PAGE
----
The Queen of My Self

September marks the beginning of the school year. And even if we have not attended classes in ages, we are still affected through our children and grand kids, as well as our own memories.



Dr. Maria Montessori was born in the provincial town of Ancona, Italy in1870, the same year that it became a unified, free nation. The energy of that confluence permeated her personality, resulting in a free and unified person who, defied the traditionally dictated roles and relationships between male and female, teacher and student. From a very early age she operated her life as though she could and would effect it

The greatness of the human personality begins at the hour of birth. From this almost mystic affirmation there comes what may seem a strange conclusion: that education must start from birth.

When she was five, Maria’s family moved to the more cosmopolitan and sophisticated Rome so that she could be exposed to culture and enjoy a better education. At 13 she entered a technical school to study engineering, only to discover that she did not wish to continue on this path. Her family was relieved that she rejected such a masculine study.

Instead, she pursued the study of medicine and became the first woman doctor in Italy. She graduated in 1896 with a score of 100 out of a possible 105. Her diploma had to altered to note her gender.

Immediately after her graduation, heR life took off like a meteor. She was immediately chosen to represent Italy in a Women’s international congress in Berlin. On return she was appointed to be the surgical assistant at Santo Spirito. She was also working at the Children’s hospital and had a private practice.

In 1897 Montessori had a revelation. “I felt that mental deficiency presented chiefly a pedagogical, rather than mainly a medical, problem.” The children she was working with could not be treated in the hospitals. They needed to be trained in schools. Given her new insight she began to transfer her time towards perfecting education in order to meet the real needs of children.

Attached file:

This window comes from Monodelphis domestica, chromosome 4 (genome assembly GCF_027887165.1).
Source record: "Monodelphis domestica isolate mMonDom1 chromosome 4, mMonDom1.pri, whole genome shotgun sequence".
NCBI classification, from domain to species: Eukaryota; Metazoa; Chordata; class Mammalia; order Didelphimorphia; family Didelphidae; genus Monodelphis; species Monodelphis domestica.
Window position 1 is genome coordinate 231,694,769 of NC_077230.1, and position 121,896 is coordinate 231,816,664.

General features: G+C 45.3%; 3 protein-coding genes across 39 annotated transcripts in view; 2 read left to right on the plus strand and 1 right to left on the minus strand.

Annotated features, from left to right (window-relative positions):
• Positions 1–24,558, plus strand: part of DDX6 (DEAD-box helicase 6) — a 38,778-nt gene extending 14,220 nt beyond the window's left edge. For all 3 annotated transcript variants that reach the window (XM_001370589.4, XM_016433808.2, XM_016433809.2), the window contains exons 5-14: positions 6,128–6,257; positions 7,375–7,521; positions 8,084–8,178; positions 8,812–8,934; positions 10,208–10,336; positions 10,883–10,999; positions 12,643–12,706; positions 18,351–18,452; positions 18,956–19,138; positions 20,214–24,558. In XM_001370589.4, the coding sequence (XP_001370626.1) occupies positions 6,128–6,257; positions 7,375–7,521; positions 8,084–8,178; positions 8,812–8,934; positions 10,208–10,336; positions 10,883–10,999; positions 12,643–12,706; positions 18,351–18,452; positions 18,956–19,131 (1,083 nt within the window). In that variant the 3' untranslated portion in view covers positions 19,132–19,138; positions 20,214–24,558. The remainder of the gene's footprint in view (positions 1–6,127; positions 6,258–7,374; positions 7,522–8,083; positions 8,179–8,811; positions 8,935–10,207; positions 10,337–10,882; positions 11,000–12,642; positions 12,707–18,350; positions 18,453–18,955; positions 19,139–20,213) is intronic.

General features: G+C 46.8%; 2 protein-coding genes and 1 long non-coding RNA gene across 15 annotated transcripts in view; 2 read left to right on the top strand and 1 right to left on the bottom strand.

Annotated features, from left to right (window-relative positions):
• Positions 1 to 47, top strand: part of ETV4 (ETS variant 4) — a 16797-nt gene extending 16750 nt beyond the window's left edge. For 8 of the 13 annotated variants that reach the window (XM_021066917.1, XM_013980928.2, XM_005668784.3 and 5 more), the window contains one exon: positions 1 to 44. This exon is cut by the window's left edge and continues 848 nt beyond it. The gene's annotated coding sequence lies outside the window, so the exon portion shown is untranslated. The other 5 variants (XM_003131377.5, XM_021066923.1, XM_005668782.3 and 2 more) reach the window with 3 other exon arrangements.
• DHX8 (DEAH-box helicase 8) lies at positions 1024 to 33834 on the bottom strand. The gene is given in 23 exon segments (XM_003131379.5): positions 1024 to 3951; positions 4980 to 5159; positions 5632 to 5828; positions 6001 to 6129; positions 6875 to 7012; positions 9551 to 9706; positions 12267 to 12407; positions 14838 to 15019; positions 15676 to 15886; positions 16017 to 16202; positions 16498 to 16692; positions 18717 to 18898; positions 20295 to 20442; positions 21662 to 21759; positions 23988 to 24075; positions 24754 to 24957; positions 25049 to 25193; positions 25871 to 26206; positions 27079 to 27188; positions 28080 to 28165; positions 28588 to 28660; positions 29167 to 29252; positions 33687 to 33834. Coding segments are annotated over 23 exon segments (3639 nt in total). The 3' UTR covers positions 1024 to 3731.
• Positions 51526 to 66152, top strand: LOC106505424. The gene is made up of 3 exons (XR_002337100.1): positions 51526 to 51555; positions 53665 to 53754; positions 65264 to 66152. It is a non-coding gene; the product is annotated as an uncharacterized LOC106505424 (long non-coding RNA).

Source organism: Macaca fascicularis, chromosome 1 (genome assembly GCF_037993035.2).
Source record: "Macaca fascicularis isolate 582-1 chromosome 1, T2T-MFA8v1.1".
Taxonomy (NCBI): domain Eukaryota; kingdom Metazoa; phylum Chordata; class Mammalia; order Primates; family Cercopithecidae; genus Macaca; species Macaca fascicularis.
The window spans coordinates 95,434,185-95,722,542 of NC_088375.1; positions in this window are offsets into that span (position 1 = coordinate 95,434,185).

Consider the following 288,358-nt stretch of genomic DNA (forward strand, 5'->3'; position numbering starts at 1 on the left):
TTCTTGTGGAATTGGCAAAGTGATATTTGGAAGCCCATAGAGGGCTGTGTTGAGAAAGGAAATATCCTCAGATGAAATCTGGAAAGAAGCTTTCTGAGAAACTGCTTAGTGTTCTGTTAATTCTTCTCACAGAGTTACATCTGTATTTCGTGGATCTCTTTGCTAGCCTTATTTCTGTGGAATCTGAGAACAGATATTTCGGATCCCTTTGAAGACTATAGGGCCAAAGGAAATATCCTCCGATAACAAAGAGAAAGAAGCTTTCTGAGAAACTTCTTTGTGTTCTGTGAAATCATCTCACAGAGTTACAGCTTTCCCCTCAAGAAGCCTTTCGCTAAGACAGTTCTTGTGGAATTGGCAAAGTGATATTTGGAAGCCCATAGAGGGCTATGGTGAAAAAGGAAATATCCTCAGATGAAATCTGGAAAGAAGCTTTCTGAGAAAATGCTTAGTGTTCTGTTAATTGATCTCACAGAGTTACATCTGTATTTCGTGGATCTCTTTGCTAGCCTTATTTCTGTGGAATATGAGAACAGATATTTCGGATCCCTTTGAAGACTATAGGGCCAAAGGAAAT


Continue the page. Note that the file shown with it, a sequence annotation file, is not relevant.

She developed an educational theory, which combined ideas from medicine, education and anthropology. In 1900 she began to direct a small school in Rome for ‘challenged’ youth. There she employed methods that were both experimental and miraculous. “We should really find the way to teach the child how, before, before making him execute a task.”

By 1907 Montessori began to assert the theories and methods of pedagogy that she had been developing. She began by directing a system of daycare centers for working class children in one of Rome’s worst neighborhoods.

The children entered her program as “wild and unruly”. Much to her surprise they began to respond to her teaching methods. She always held them in the highest regard and taught her teachers to do likewise. From the beginning amazing things happened. Children younger than three and four years old began to read, write, and initiate self-respect.

The Montessori method encouraged what Maria saw as the children’s innate ability to ‘absorb’ culture. In her book, The Absorbent Mind. she wrote, “And then we saw them ‘absorb’ far more than reading and writhing…it was botany, zoology, mathematics, geography, and all with the same ease, spontaneously, and with out getting tired.”


…To be continued on Wednesday, September 20th…
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Donna Henes is the author of The Queen of My Self: Stepping into Sovereignty in Midlife. She offers counseling and upbeat, practical and ceremonial guidance for individual women and groups who want to enjoy the fruits of an enriching, influential, purposeful, passionate, and powerful maturity. Consult the MIDLIFE MIDWIFE™

The Queen welcomes questions concerning all issues of interest to women in their mature years. Send your inquiries to

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